it was on an evening in May, and the Phoenicians and Arabs. The want one by one into the receptacle. The
his auntie's question. “Didn’t learn
anything.-' “Well, what did you do?” the last light of day cast feeble shadows of adaptability shows itself especially feat is not so easy as it seems, and
“Didn't do anything. There was a in the sick room. Outside in the pecan in d min shed fertility. Creoles die out there ia room for much axpertness.
woman wanting to know how to spell trees restless mocking birds were talk- after the third generation, or become Twenty out of a pack is a high average.
’cat,’ and I to!J her.”
— Chicago Tribune.
nr to one another in trills and soft absorbed with the natives.
WEST SIDE TELEPHONE.
Garrison'i Building. McMinnville. Oregon,
How the Miniature Repre»entation* of the
Earth Are Mau u far lured.
Our library and school educational
globes have, perhaps, been a puzzle to
many an inquisitive mind, they lieiug
bo light, so easily turned on their axis,
and so smooth as to appear more like
natural exact productions than mechan
ical constructions. The material of the
glole :s a thick, pulpy paper, .like soft
straw Isuird, and this isformedinto two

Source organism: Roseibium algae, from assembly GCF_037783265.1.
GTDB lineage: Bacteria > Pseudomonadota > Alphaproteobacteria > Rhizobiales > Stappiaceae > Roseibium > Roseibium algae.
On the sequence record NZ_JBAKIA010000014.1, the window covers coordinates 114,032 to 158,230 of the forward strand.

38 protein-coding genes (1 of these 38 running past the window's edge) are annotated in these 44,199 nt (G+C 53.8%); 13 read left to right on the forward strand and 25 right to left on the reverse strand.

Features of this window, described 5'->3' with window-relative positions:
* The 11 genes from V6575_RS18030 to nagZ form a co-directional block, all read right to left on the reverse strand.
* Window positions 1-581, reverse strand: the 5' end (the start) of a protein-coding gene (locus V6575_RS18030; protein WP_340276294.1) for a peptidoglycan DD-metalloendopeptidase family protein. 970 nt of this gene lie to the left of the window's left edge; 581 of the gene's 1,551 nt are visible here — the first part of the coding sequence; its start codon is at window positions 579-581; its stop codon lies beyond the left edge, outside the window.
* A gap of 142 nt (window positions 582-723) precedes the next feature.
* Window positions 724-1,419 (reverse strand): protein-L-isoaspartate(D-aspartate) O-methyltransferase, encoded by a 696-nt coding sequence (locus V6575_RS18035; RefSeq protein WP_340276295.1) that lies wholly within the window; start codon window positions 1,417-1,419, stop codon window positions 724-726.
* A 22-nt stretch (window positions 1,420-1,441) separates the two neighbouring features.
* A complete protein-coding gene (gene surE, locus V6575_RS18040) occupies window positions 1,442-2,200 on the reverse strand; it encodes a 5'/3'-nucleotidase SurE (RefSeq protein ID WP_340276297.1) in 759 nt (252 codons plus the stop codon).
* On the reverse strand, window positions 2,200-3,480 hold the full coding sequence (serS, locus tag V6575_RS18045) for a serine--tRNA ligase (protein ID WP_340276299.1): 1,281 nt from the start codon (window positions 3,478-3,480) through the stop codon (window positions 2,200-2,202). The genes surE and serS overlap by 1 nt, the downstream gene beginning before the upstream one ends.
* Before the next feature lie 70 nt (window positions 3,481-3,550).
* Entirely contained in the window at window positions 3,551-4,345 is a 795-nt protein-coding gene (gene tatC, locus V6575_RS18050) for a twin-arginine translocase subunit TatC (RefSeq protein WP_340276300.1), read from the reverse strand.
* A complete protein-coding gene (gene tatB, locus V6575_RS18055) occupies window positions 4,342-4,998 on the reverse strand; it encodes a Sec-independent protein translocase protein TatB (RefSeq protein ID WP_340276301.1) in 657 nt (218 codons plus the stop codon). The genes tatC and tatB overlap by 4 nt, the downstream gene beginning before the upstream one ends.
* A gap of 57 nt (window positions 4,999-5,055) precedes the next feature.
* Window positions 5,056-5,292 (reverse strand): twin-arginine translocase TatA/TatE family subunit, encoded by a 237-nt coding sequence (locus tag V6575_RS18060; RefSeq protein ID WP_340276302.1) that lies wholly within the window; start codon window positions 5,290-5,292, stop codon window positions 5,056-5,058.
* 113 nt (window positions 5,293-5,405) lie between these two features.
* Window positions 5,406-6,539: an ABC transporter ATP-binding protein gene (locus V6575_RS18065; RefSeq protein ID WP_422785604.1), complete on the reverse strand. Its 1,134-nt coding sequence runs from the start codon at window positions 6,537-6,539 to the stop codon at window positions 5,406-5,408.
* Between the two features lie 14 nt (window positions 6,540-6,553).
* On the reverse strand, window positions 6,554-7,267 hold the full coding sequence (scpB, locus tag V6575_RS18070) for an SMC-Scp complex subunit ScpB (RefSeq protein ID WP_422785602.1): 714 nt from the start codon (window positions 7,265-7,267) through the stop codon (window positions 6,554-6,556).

honf.spheres from disks. A tint disk is
cut in gores or radical pieces, from
center to circumference, half of the
gores being removed and the others
brought together, forming a hemispher
ical cup. These disks are gored under
a cutting press, the dies of which are so
exact that the gores come together at
their edges to make a perfect hemisphere.
The formation is also done bv a press
with hemispherical mold and die, the
edges of the gores being covered with
g'ue. Two of these hemispheres are
then united with glue and moitnted on a
wire, th“ ends of which are the two
axes of the finished globe. All this
work is done while the, paper is in a
moist state. After drying, the rough
paper globe is rasped down to a surface
by a coarse sand-paper, and then re
ceives a coat of paint or enamel that
will take a clean, smooth finish. The
instructive portion is a map of the
world printed in twelve sections, each
of lozenge siiape, the points extending